- It is worth discussing the presentation of the list of episodes in the serial card separately. Currently, the information is not presented in a clear sequence, making it difficult to understand what is most important. In my opinion, the name and number of the episode should come first, followed by the picture (the order could also be reversed), then the description, and only then the information about downloading and episode duration. The same problem can see in the episode list that we reached from the play screen.
- One particularly impressive feature is the ability to lock the screen during playback. Additionally, it’s convenient that you can adjust the brightness without leaving the playback or detaching auxiliary windows.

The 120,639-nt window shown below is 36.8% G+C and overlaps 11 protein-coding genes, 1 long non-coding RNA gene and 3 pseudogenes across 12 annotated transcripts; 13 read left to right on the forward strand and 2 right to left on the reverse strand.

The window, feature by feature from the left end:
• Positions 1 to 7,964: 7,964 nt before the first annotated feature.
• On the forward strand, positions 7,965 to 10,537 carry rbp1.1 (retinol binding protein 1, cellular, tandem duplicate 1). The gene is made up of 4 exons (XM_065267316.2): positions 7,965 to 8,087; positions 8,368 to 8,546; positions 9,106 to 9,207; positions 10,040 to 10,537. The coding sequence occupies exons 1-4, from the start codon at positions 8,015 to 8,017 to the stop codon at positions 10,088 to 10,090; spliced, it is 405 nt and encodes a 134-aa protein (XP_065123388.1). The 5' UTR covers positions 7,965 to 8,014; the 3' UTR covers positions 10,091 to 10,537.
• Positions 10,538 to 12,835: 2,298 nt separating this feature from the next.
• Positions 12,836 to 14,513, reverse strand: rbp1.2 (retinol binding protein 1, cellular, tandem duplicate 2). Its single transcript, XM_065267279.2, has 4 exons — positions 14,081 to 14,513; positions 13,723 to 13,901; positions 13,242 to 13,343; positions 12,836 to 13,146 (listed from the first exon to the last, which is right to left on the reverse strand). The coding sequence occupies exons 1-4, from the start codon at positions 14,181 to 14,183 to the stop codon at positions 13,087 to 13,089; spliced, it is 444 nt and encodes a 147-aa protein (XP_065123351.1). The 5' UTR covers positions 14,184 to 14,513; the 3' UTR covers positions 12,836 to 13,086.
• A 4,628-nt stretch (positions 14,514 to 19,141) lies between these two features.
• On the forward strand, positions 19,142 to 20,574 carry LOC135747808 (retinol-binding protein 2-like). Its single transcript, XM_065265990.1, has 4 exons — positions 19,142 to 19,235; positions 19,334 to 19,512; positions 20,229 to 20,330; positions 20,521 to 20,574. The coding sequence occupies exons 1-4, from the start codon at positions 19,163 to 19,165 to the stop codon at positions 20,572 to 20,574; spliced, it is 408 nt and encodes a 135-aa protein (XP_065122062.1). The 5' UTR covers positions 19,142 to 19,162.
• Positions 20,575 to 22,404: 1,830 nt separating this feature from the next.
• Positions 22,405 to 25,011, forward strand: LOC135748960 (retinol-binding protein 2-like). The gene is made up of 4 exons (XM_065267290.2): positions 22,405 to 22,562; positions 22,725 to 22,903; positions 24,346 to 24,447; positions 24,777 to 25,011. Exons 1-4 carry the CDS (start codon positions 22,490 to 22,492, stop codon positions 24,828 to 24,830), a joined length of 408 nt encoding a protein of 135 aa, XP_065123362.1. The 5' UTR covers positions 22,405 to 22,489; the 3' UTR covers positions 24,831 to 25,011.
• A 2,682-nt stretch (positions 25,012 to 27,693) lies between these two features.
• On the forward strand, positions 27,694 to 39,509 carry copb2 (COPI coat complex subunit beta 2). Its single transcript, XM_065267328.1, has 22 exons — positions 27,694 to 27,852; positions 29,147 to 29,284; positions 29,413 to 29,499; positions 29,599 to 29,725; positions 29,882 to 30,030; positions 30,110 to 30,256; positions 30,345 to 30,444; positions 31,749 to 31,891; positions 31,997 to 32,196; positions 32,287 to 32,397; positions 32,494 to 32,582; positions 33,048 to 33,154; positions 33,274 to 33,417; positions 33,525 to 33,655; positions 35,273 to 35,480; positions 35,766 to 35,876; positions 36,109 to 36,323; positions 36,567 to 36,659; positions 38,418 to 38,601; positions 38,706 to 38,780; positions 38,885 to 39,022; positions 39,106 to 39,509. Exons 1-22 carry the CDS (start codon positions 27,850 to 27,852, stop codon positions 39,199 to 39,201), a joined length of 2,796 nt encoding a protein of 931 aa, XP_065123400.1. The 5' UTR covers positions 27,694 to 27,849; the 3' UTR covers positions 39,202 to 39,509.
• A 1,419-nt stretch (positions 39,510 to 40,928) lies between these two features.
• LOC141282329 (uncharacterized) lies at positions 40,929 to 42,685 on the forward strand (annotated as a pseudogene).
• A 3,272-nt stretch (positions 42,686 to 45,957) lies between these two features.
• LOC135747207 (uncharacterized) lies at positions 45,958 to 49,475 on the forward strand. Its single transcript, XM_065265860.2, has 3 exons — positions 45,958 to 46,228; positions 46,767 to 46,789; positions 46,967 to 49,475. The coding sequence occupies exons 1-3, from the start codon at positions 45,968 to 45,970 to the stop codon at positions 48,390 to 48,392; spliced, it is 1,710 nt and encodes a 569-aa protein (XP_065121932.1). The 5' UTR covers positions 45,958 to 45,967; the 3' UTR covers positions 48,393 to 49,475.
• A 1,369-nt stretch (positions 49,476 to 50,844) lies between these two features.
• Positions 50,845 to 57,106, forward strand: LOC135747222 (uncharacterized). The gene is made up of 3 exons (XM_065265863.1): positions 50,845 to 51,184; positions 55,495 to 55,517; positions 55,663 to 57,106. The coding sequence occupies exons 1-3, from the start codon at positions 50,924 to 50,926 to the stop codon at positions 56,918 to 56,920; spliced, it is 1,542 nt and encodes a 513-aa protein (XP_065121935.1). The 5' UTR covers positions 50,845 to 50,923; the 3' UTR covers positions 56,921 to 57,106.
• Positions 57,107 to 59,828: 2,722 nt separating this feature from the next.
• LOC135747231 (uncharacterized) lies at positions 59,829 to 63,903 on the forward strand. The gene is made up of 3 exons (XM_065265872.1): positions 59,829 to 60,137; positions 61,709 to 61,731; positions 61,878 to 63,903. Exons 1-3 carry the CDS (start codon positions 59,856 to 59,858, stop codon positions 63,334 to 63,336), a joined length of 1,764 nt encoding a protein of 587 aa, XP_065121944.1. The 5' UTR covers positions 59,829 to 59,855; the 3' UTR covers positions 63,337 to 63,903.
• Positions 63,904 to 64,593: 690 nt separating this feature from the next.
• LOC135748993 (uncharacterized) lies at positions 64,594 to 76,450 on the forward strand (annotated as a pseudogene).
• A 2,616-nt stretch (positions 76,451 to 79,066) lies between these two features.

- Furthermore, I noticed that when entering the app, it automatically turns off any music playing on the phone. The purpose of this feature is not very clear, as I have not yet chosen a movie to watch, and I am forced to choose a picture in silence.
- New & Hot. The presentation of information lacks diversity, with everything piled up and unclear boundaries on the cards, causing everything to merge. It is worth noting that emojis appear here, but they are not repeated anywhere else on other screens.
- Account: it saddens me that I cannot change my data directly in the application. Instead, I am redirected to another page that takes quite some time to load, with a changing background. In short, it would be great to have all the functionality available without any unnecessary movements.